If anyone knew the St. Agnes School for Girls well, it was me. By the age of 12, I had memorized all of the secret tunnels and passageways around the school and to where each tunnel led. Unfortunately though, by the age of 12 I had become just big enough and just smart enough that I could be counted on to start helping Mum in the gardens and dining rooms, and also helping in the kitchens. In my free time though, I continued to make use of the passageways, eventually attracting notice from the students in my teens. But most figured I was just another student who just happened to never wear a uniform. Yeah, I noticed there were a few rebel ladies over the years who didn’t care for the rules set forth by society for them, and who didn’t care to be told what to wear. The headmistress usually set them straight though, and if they weren’t set straight during their time here, chances are they were set straight when they returned back to their parents’ estates or manors in disgrace for unruly behavior. For this reason, I’ve never envied these rich girls. I had more freedom with my tunnels and my woolen articles than these properly primped future homemakers did.

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Marionette

She lies on the wood floor, bent in on herself and broken like a porcelain doll a child had carelessly dropped. He stands over her, barking orders, commanding her to stand up, to come to him. She doesn’t hear him. He’s gone too far this time. She’s retreated to a world of her own, a safe place where it’s dark and no one can hurt her because it is so dark that no one can find her. Maybe in the darkness and the silence, she’ll finally be able to think and to realize why she continues to return to him.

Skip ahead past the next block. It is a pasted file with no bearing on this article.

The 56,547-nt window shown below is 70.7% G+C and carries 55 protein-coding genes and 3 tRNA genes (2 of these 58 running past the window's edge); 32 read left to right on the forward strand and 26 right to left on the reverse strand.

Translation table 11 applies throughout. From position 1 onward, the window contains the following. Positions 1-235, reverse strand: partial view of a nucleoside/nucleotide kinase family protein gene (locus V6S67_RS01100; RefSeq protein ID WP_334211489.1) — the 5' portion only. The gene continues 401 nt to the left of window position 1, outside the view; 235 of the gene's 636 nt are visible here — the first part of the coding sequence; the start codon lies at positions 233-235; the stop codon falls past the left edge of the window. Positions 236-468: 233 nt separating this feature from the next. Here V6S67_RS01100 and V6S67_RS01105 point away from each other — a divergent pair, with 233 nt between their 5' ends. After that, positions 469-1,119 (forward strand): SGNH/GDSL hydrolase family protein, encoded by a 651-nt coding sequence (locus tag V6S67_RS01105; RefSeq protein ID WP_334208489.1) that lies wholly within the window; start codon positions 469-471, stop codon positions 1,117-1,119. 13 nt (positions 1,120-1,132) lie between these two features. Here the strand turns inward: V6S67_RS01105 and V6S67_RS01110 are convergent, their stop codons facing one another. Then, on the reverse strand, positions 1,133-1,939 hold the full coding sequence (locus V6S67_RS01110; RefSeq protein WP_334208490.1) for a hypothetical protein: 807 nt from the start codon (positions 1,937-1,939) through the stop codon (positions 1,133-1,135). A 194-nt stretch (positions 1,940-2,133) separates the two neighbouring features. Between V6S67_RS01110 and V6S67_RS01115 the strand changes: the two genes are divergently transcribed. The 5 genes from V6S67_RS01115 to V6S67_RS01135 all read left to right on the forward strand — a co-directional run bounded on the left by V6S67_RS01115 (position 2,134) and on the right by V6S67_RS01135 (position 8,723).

Continue my story in the comments, if you wish. . .

A List of Things that Mommy Doesn’t Like: A Narrative Exercise in Point-of-View

Atheist. What a silly word. I heard Mommy’s date, Daniel, say that he’s one and when I asked Mommy what the word meant, she got mad. I didn’t know why. It’s just a word. I couldn’t stop thinking about it, coming up with everything it could mean. I didn’t even know how to spell it. As soon as someone told me what the word meant, I would then start asking how it is spelled. But until then, my main concern was defining the word. You have to have your priorities straight, after all.

I wasn’t having any luck with that though. Then it occurred to me that most adults like to receive something in exchange for another thing (like Christmas gifts and giving money to the person at the cash register when you’re shopping). I picked some pretty white flowers I found near my favorite sculpture in the park—a cat statue made of sparkly tiles—and headed over to where Mommy and Daniel sat.

“Look what I found,” I said, trying to make them think that the white flowers were the best thing in the world, since everyone knows that the more value a gift has, the more you get back in return. I held them out in front of Daniel, “aren’t they pretty?”